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Another all-intrusive agency compliments of Congress: CFPB

Another all-intrusive agency compliments of Congress: CFPB

Idaho Freedom Foundation staff
August 12, 2013
[post_thumbnail]Idaho Sen. Mike Crapo Monday said at a Boise meeting that a federal agency most have never heard of, the Consumer Financial Protection Bureau, is a threat to individual privacy and must be reformed.

U.S. Sen. Mike Crapo, R-Idaho, is sounding an alarm about a new federal government agency that he believes has become a huge problem. He’s also calling on Idahoans, and all other Americans, to demand that Congress fix that problem.

“This agency was created to watch out for Americans, not to watch Americans,” Crapo told an audience gathered at the state Capitol in Boise Monday. Joined by U.S. Sen. Jim Risch, R-Idaho, Idaho Attorney General Lawrence Wasden, Tom Fitton of the Washington, D.C.-based nonprofit JudicialWatch.org and Boise-based attorney John Zarian, Crapo detailed what he believes are the dangers of the Consumer Financial Protection Bureau (CFPB), an independent federal agency created in 2011.

“This is an agency with very little political and congressional oversight, even the president has very little oversight of it, and it is controlled almost entirely by one person,” explained Crapo. “I personally hope that every American will elevate their concern, and raise that concern to their elected officials, about the violation of their personal privacy.”

The CFPB was created by the Dodd-Frank Wall Street reform bill, a piece of legislation that was crafted in response to the 2007-08 financial crisis and was signed into law by President Barack Obama in 2010. It is named after former U.S. Sen. Christopher Dodd, D-Conn., former chairman of the Senate Banking Committee, and former U.S. Congressman Barney Frank, D-Mass., former chairman of the House Financial Services Committee.

“This agency is so secretive that we had to find out about this from reports in the news media,” Crapo noted. “But this much we have found out. The agency is seeking to collect data about our mortgage, credit card and student loan transactions. About 80 percent of our financial transactions are being monitored and I frankly think it will soon expand to 100 percent.”

After thanking Crapo for his efforts to bring attention to the problem, Risch told the audience that “If you like government, you’ll love this agency. If you’re not so red hot about government and you share the skepticism that Sen. Crapo and I share about government, you will hate this agency.”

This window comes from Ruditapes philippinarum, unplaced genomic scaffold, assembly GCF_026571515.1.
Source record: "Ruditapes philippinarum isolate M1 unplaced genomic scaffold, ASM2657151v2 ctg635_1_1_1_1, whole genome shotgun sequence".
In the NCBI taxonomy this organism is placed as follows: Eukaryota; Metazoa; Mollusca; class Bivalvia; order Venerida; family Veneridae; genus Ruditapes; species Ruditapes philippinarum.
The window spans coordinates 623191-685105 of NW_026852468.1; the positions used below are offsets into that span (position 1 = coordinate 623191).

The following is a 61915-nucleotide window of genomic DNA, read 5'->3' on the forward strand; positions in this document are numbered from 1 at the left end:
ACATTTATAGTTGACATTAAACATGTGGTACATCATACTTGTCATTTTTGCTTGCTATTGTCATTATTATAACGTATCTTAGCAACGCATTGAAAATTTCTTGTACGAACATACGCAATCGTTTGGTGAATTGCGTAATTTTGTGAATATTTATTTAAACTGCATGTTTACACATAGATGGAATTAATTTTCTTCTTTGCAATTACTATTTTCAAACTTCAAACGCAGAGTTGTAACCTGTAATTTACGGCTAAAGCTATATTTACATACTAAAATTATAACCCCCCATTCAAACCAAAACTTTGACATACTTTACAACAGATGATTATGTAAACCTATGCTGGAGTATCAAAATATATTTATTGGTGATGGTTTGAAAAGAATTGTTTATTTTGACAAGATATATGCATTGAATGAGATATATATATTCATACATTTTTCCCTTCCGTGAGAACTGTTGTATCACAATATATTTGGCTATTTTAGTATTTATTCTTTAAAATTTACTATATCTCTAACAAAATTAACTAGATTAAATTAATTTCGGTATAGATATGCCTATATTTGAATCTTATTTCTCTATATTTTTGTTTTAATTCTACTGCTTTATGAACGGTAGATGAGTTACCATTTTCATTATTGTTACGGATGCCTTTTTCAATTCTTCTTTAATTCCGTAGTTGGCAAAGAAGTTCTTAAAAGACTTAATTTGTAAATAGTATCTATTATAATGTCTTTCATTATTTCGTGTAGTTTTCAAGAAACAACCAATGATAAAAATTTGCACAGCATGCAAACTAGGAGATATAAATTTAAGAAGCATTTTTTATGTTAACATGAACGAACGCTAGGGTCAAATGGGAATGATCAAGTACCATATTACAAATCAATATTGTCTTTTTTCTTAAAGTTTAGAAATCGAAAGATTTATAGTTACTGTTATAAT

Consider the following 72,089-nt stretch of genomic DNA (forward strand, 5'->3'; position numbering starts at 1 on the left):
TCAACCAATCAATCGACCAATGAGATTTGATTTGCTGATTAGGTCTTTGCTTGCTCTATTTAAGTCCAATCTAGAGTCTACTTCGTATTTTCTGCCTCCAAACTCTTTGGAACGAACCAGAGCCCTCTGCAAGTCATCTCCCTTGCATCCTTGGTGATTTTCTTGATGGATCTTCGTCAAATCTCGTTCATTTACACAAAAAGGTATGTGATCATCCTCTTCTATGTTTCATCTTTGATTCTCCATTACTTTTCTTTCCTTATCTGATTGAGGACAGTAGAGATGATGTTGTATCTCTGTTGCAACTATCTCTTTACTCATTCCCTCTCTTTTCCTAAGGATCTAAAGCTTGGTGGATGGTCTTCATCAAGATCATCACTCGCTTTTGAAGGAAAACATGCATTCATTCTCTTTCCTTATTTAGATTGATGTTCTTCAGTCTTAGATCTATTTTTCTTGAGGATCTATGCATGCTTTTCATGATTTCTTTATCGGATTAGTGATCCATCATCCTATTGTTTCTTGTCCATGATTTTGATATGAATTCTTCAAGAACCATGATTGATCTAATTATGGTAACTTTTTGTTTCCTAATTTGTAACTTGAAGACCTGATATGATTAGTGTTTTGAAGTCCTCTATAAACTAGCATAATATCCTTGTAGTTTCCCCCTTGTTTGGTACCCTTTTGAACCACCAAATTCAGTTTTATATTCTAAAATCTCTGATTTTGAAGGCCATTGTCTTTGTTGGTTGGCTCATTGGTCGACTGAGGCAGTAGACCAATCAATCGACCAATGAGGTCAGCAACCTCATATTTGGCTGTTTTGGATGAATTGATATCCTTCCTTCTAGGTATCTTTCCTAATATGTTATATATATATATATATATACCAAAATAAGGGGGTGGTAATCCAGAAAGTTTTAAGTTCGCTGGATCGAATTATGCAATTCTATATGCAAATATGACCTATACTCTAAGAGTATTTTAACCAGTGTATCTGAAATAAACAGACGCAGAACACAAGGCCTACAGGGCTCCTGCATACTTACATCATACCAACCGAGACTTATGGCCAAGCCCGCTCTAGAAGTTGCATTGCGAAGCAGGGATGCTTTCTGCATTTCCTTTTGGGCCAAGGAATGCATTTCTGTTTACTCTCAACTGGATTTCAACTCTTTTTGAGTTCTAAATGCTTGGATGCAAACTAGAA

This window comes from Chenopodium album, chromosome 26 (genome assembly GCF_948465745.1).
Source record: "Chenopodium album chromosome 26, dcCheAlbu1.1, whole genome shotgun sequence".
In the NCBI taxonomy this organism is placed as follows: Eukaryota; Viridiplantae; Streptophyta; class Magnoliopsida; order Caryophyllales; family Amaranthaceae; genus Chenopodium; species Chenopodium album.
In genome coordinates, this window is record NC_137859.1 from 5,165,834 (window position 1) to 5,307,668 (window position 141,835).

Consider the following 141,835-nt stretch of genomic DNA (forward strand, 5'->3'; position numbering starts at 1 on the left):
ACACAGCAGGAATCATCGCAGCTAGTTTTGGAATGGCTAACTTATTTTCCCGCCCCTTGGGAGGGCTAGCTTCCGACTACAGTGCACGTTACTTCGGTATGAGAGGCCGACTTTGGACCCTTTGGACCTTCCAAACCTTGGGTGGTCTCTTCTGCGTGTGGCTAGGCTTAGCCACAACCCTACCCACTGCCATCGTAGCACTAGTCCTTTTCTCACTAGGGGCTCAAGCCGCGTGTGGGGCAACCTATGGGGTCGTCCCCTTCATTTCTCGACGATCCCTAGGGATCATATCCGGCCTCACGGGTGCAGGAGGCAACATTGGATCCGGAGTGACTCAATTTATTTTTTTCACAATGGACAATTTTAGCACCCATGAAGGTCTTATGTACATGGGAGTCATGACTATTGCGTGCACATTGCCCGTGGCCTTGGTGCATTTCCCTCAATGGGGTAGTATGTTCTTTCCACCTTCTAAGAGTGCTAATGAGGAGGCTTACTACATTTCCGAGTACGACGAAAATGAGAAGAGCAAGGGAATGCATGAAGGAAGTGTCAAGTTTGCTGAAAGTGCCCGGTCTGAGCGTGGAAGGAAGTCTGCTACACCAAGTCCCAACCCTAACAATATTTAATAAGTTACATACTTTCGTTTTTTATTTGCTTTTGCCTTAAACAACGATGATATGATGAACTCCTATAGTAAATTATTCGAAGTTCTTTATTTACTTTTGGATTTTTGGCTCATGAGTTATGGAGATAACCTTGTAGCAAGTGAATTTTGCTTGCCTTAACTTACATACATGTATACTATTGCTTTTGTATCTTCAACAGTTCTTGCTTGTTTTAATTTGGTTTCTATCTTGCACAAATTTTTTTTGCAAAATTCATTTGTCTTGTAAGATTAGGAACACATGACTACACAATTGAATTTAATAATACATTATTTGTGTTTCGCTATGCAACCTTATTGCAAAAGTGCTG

Both senators noted that the agency is not financed with funding that is appropriated through Congress, but rather, it is financed independently with fees that are charged to consumers when they make banking transactions. They also both noted that the CFPB poses serious threats to personal privacy.

Wasden told the audience that “as an enforcer of state consumer protection laws, the Legislature has entrusted me with a variety of tools that can be used for the protection of Idaho citizens and consumers.” While not specifying which tools he might use to prevent the privacy breaches brought about by the CFPB, he did note that the agency was created to provide a solution to the lack of financial system oversight that led to the dramatic economic downturn last decade. “We should not allow it to become a part of the problem,” he said.

Noting that the privacy breaches of the CFPB “have real-world consequences,” Zarian said that the agency could actually enable instances of identity fraud. “We used to think of identity fraud in terms of the individual. It has now escalated to much more severe and much more large-scale breaches, while an individual can spend hundreds of hours and thousands of dollars to fix their problem,” he said.

Fitton told the audience that, in his view, there are three main problems currently surrounding the CFPB. “There is a lack of oversight of this agency by Congress, there is a lack of interest in the problem by the media class in Washington, D.C., and there is real damage being done to the privacy of the American people.”

Noting that the agency could potentially create records of everything from credit card purchases to Obamacare insurance exchange transactions, Fitton stated that “the solution to this is to receive bipartisan support.”

During a question and answer period, IdahoReporter.com asked Crapo if he believes that both Republicans and Democrats in the U.S. Senate will support a “fix” for the agency’s problems.

“That remains to be seen,” Crapo replied, while Risch noted that “this is doubtful. Democrats (in the U.S. Congress) created this thing and told us it would be great. It’s difficult to see how they will now admit that it is a problem.”

Fitton, however, noted that there have been Democrats in the U.S. House of Representatives who have shown interest in reforming CFPB. “Yes, I have heard that there are House Democrats who have been supportive,” Crapo replied.

IdahoReporter.com also asked Crapo what he recommended that Idahoans do as a means of protecting themselves, and if he suggested that they refrain from making transactions with credit cards and the state’s forthcoming insurance exchange.

“The most important thing I can recommend right now is to get engaged,” Crapo answered. “This will probably take longer to correct that we’d like to think. But each person is not just one voice. We all have a circle of influence, we have email lists, we have Christmas card lists, we have Facebook, we have Twitter. There are many ways you can influence people and get them to weigh in. America needs to stand up and demand that Congress fix this.”

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